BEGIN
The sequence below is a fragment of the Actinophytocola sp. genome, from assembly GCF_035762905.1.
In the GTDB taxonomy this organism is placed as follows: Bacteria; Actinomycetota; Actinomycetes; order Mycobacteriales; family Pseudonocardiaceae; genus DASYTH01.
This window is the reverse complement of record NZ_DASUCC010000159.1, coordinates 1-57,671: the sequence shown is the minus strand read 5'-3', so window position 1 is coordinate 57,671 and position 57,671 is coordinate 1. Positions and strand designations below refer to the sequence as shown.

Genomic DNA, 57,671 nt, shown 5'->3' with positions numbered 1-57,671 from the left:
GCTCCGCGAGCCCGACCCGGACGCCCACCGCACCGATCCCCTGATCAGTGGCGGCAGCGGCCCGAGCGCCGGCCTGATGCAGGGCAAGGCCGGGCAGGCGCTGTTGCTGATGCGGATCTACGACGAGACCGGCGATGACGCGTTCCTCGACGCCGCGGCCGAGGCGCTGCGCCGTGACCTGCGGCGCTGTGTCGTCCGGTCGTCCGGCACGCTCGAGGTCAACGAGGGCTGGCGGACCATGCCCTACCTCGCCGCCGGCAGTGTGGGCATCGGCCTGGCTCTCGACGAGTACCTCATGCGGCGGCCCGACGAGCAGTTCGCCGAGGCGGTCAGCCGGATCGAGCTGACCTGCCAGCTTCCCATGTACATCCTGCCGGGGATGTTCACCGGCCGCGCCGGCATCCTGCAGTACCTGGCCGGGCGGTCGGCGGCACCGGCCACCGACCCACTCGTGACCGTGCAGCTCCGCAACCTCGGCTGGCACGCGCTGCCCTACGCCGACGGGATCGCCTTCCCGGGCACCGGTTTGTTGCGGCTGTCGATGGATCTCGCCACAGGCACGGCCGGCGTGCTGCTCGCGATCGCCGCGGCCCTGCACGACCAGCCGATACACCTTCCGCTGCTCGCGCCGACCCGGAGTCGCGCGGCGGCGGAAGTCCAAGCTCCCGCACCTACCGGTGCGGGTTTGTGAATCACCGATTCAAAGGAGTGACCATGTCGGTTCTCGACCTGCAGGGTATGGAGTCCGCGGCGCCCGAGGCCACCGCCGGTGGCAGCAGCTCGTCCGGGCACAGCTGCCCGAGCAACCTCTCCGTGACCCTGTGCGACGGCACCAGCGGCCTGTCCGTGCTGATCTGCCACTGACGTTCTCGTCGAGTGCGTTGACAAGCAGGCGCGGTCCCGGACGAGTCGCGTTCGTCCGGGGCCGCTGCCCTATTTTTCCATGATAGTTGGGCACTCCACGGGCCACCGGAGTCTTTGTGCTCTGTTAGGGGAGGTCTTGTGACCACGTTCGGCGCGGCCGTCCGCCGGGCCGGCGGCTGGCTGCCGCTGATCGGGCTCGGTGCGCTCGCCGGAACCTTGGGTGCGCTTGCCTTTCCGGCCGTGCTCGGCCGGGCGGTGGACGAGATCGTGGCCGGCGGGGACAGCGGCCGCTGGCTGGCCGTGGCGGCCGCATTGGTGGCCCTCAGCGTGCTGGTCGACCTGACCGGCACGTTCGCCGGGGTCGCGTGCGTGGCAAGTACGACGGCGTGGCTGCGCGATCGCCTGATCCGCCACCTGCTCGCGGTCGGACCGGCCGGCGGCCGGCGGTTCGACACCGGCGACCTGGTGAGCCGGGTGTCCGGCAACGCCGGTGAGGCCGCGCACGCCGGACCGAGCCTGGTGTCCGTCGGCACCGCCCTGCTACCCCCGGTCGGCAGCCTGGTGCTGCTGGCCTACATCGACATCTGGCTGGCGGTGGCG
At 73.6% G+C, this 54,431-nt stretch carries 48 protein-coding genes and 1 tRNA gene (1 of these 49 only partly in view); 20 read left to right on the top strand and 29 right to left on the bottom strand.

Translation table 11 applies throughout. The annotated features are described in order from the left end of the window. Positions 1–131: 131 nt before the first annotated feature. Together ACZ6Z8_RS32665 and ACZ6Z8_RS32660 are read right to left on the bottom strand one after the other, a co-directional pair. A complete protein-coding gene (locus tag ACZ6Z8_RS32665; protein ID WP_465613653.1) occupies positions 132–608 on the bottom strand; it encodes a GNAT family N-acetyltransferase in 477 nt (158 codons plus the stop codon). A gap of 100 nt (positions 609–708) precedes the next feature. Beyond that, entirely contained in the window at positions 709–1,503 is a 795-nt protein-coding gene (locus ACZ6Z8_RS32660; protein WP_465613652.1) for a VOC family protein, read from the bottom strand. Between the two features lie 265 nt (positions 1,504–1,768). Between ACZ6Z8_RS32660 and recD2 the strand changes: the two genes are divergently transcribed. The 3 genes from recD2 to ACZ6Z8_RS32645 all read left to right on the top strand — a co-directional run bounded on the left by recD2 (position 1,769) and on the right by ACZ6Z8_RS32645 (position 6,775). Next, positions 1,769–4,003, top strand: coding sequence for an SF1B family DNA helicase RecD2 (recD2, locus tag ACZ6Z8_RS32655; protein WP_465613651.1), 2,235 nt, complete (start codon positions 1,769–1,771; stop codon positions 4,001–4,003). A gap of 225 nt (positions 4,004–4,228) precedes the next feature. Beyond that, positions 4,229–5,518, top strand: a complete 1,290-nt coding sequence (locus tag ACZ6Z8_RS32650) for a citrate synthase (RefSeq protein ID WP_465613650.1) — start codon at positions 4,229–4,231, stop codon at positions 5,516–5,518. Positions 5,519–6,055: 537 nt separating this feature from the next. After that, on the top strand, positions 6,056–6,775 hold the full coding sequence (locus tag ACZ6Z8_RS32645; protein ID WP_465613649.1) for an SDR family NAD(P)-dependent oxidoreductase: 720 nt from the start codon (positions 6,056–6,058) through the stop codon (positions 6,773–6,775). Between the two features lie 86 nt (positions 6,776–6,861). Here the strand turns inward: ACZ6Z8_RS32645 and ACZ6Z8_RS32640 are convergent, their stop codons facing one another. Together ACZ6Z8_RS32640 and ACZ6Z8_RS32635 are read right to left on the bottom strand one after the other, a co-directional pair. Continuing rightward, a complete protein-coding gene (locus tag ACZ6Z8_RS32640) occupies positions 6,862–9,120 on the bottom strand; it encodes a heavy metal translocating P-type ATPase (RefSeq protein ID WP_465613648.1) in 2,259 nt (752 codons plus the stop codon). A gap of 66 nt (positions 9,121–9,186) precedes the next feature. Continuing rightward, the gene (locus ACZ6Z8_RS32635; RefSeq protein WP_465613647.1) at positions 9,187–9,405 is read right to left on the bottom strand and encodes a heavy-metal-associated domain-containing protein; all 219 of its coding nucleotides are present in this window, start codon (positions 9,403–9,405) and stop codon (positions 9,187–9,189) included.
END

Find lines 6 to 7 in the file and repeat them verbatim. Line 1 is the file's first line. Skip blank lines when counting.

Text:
At 73.6% G+C, this 54,431-nt stretch carries 48 protein-coding genes and 1 tRNA gene (1 of these 49 only partly in view); 20 read left to right on the top strand and 29 right to left on the bottom strand.

Translation table 11 applies throughout. The annotated features are described in order from the left end of the window. Positions 1–131: 131 nt before the first annotated feature. Together ACZ6Z8_RS32665 and ACZ6Z8_RS32660 are read right to left on the bottom strand one after the other, a co-directional pair. A complete protein-coding gene (locus tag ACZ6Z8_RS32665; protein ID WP_465613653.1) occupies positions 132–608 on the bottom strand; it encodes a GNAT family N-acetyltransferase in 477 nt (158 codons plus the stop codon). A gap of 100 nt (positions 609–708) precedes the next feature. Beyond that, entirely contained in the window at positions 709–1,503 is a 795-nt protein-coding gene (locus ACZ6Z8_RS32660; protein WP_465613652.1) for a VOC family protein, read from the bottom strand. Between the two features lie 265 nt (positions 1,504–1,768). Between ACZ6Z8_RS32660 and recD2 the strand changes: the two genes are divergently transcribed. The 3 genes from recD2 to ACZ6Z8_RS32645 all read left to right on the top strand — a co-directional run bounded on the left by recD2 (position 1,769) and on the right by ACZ6Z8_RS32645 (position 6,775). Next, positions 1,769–4,003, top strand: coding sequence for an SF1B family DNA helicase RecD2 (recD2, locus tag ACZ6Z8_RS32655; protein WP_465613651.1), 2,235 nt, complete (start codon positions 1,769–1,771; stop codon positions 4,001–4,003). A gap of 225 nt (positions 4,004–4,228) precedes the next feature. Beyond that, positions 4,229–5,518, top strand: a complete 1,290-nt coding sequence (locus tag ACZ6Z8_RS32650) for a citrate synthase (RefSeq protein ID WP_465613650.1) — start codon at positions 4,229–4,231, stop codon at positions 5,516–5,518. Positions 5,519–6,055: 537 nt separating this feature from the next. After that, on the top strand, positions 6,056–6,775 hold the full coding sequence (locus tag ACZ6Z8_RS32645; protein ID WP_465613649.1) for an SDR family NAD(P)-dependent oxidoreductase: 720 nt from the start codon (positions 6,056–6,058) through the stop codon (positions 6,773–6,775). Between the two features lie 86 nt (positions 6,776–6,861). Here the strand turns inward: ACZ6Z8_RS32645 and ACZ6Z8_RS32640 are convergent, their stop codons facing one another. Together ACZ6Z8_RS32640 and ACZ6Z8_RS32635 are read right to left on the bottom strand one after the other, a co-directional pair. Continuing rightward, a complete protein-coding gene (locus tag ACZ6Z8_RS32640) occupies positions 6,862–9,120 on the bottom strand; it encodes a heavy metal translocating P-type ATPase (RefSeq protein ID WP_465613648.1) in 2,259 nt (752 codons plus the stop codon). A gap of 66 nt (positions 9,121–9,186) precedes the next feature. Continuing rightward, the gene (locus ACZ6Z8_RS32635; RefSeq protein WP_465613647.1) at positions 9,187–9,405 is read right to left on the bottom strand and encodes a heavy-metal-associated domain-containing protein; all 219 of its coding nucleotides are present in this window, start codon (positions 9,403–9,405) and stop codon (positions 9,187–9,189) included.